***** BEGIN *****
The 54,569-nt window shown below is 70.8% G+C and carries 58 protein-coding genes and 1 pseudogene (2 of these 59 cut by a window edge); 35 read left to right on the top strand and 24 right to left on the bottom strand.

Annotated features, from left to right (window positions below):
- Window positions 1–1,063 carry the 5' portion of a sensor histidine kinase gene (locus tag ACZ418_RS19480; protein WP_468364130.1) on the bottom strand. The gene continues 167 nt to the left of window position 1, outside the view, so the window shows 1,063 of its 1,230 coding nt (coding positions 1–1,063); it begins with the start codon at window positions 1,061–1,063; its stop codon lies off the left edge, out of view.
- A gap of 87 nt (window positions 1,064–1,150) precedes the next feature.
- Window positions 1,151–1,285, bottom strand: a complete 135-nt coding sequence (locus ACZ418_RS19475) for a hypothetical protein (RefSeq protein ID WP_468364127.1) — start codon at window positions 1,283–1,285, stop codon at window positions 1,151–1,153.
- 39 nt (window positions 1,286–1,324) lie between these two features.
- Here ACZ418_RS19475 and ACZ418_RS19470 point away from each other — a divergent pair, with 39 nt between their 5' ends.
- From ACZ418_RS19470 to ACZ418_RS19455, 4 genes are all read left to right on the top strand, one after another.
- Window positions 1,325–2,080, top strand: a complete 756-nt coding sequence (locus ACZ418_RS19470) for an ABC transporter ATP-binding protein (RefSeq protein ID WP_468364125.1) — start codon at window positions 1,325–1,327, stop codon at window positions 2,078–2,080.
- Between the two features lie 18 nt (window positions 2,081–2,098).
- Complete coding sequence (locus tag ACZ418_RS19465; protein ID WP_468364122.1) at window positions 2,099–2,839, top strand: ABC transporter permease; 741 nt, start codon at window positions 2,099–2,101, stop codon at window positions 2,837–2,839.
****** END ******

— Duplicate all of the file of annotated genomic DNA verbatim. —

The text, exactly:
The 54,569-nt window shown below is 70.8% G+C and carries 58 protein-coding genes and 1 pseudogene (2 of these 59 cut by a window edge); 35 read left to right on the top strand and 24 right to left on the bottom strand.

Annotated features, from left to right (window positions below):
- Window positions 1–1,063 carry the 5' portion of a sensor histidine kinase gene (locus tag ACZ418_RS19480; protein WP_468364130.1) on the bottom strand. The gene continues 167 nt to the left of window position 1, outside the view, so the window shows 1,063 of its 1,230 coding nt (coding positions 1–1,063); it begins with the start codon at window positions 1,061–1,063; its stop codon lies off the left edge, out of view.
- A gap of 87 nt (window positions 1,064–1,150) precedes the next feature.
- Window positions 1,151–1,285, bottom strand: a complete 135-nt coding sequence (locus ACZ418_RS19475) for a hypothetical protein (RefSeq protein ID WP_468364127.1) — start codon at window positions 1,283–1,285, stop codon at window positions 1,151–1,153.
- 39 nt (window positions 1,286–1,324) lie between these two features.
- Here ACZ418_RS19475 and ACZ418_RS19470 point away from each other — a divergent pair, with 39 nt between their 5' ends.
- From ACZ418_RS19470 to ACZ418_RS19455, 4 genes are all read left to right on the top strand, one after another.
- Window positions 1,325–2,080, top strand: a complete 756-nt coding sequence (locus ACZ418_RS19470) for an ABC transporter ATP-binding protein (RefSeq protein ID WP_468364125.1) — start codon at window positions 1,325–1,327, stop codon at window positions 2,078–2,080.
- Between the two features lie 18 nt (window positions 2,081–2,098).
- Complete coding sequence (locus tag ACZ418_RS19465; protein ID WP_468364122.1) at window positions 2,099–2,839, top strand: ABC transporter permease; 741 nt, start codon at window positions 2,099–2,101, stop codon at window positions 2,837–2,839.